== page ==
> following work-around for my setup:
> - Wrote a small program the check for when times() starts returning 
> positive numbers (takes about 4 mins of uptime).
> - In the OLSR init script -- I poll w/ my program until times() is 
> returning positive numbers and then start OLSRd.
> - This guarantees no timers get "lost" or other rogue behavior that 
> could result from the rollover - you guys would know better than me, 
> but I figure having it start w/ times() being positive for the life of 
> the node is the best for stability.
> This will get me w/ 100hz kernel up to 500+ days uptimt before 
> rollover w/ only side effect being the 4 minute wait at powerup.
> I compiled a 250hz kernel and noticed the initial value returned by 
> times() changes to the math the manpage talks about (which would give 
> me something like 48 days of uptime since those numbers are positive 
> from the get-go and 490 million ticks or whatever away from rollover.
> One thing I noticed that I think is different than what Bernd had 
> mentioned -- w/ 250HZ kernel, times() still runs at 100 ticks per 
> second and sysconf(_SC_CLK_TCK) still returned 100.  I also noticed 
> this w/ my desktop fedora box running a 2.6.20ish kernel at 1000HZ and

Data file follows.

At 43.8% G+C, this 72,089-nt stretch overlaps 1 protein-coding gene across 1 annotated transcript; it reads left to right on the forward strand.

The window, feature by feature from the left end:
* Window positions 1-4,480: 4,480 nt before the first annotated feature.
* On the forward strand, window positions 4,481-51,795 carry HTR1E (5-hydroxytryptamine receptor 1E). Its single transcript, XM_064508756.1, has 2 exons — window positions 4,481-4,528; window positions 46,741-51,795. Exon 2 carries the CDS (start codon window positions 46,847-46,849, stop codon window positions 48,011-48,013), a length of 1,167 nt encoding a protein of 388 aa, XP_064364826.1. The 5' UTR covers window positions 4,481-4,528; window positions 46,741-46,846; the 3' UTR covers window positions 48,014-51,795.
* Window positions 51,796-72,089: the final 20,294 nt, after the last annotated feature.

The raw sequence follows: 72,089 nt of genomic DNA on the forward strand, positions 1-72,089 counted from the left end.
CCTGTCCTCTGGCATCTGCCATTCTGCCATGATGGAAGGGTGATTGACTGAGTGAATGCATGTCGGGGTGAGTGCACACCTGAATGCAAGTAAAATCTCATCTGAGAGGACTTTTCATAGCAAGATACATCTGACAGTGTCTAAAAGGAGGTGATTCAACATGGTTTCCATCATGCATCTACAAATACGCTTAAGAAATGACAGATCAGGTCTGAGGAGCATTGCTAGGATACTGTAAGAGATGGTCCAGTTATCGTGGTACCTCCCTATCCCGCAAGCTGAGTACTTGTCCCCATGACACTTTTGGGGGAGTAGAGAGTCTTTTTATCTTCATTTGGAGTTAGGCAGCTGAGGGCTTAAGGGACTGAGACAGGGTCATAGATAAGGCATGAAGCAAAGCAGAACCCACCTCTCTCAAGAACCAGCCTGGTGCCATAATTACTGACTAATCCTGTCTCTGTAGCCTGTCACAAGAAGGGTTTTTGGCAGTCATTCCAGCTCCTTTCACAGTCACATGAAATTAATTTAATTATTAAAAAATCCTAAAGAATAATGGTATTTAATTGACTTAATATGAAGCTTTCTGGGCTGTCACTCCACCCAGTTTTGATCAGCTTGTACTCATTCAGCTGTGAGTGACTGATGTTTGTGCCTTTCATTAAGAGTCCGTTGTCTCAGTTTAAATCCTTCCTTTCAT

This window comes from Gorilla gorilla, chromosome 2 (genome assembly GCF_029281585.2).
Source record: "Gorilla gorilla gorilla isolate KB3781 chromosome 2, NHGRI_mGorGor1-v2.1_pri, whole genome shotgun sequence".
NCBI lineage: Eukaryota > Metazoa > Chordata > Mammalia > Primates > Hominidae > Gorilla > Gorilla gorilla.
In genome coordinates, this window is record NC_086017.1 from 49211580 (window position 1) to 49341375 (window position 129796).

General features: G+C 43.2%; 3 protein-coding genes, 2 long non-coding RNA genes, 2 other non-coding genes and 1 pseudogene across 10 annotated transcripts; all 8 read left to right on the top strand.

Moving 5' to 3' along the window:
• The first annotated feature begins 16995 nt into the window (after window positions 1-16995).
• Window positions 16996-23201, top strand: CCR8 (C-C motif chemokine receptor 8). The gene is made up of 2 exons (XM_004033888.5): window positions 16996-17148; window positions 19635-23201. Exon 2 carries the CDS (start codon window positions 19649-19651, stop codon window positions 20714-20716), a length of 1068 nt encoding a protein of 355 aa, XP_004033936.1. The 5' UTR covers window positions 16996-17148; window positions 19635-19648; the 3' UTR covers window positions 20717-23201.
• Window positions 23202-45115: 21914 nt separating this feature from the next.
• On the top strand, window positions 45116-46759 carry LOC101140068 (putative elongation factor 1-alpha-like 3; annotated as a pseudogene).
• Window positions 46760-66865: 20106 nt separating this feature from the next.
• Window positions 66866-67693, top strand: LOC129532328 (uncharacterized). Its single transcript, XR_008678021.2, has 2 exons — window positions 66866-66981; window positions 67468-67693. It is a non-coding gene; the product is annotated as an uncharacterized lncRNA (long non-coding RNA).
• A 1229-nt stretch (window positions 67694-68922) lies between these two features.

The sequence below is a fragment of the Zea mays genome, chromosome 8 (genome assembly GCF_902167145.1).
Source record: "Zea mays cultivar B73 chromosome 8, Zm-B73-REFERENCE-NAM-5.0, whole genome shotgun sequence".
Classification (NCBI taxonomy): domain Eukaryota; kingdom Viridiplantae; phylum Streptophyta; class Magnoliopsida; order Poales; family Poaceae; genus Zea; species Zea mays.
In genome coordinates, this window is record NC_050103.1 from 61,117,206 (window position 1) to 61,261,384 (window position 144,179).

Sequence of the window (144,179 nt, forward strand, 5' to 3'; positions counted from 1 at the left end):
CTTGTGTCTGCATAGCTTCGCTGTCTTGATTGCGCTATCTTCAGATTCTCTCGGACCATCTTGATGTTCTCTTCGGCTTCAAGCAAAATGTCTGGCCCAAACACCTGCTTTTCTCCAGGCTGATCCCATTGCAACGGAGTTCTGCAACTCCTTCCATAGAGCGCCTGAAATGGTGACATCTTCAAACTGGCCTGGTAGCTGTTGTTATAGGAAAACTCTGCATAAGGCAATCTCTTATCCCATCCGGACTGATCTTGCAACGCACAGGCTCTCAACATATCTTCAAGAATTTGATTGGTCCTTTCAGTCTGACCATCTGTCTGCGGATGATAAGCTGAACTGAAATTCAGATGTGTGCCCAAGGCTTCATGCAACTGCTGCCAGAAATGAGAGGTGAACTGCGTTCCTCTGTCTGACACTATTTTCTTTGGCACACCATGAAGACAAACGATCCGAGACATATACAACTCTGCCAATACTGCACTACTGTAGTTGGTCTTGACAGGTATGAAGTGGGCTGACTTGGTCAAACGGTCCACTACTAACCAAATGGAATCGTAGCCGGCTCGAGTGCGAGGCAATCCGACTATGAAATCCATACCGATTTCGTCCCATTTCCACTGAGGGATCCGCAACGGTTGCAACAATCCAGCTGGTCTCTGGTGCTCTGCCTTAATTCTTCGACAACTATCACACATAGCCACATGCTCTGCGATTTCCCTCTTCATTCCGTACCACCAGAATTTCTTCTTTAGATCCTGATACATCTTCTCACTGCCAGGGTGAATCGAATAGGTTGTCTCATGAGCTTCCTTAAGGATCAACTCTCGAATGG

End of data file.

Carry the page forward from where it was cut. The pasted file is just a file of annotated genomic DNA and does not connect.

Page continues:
> times() was still 100 ticks per second.  So this 42 second original 
> "coma" we're talking about when rollover happens I would think would 
> still be 42 seconds even on varying HZ kernels unless I'm missing 
> something?  i.e. 42 seconds on 100Hz and Bernd's thought was 4.2 
> seconds on 1000HZ.  Perhaps other platforms is what Bernd was thinking 
> of?  I don't know what can influence the return value of 
> sysconf(_SC_CLK_TCK) -- perhaps a sysctl setting or kernel config param.
> Anyway -- until you guys get a fix in for the rollover problems, I'll 
> run as I've described and keep your patch for the "timers getting 
> skipped - the above http link" in my running setup.  If the 4 minutes 
> of waiting for OLSR to start really starts to bug me, I can simply 
> rebuild my kernel w/ 250HZ -- this will cover me fine for my 3 day 
> outdoor event and if someone reboots off watchdog or has some "other" 
> problem, said node can chime in w/o waiting the 4 minutes.
> If there's anything I can do to help w/ testing patches etc., just say 
> the word.
> Thanks for looking into this -- seemed to stir up quite a bit of good 
> conversation.
> -Eric
> Hannes Gredler wrote:
>> eric,
>> would you mind testing the following fix to timer processing.
>> http://gredler.at/hg/olsrd/rev/ace7c0970eca
>> /hannes
>> On Tue, Sep 02, 2008 at 12:13:38AM -0400, Eric Malkowski wrote:
>> | One more datapoint -- I ran this same test on the box that does 
>> dyn_gw | and during the 40 second "coma" of the main OLSR thread, the 
>> thread that | does the pings keeps going and prints out Pings are OK 
>> and that the | HNA[0000000.00000000] route is still good every 5 
>> seconds (that works | off it's own nanosleep() call.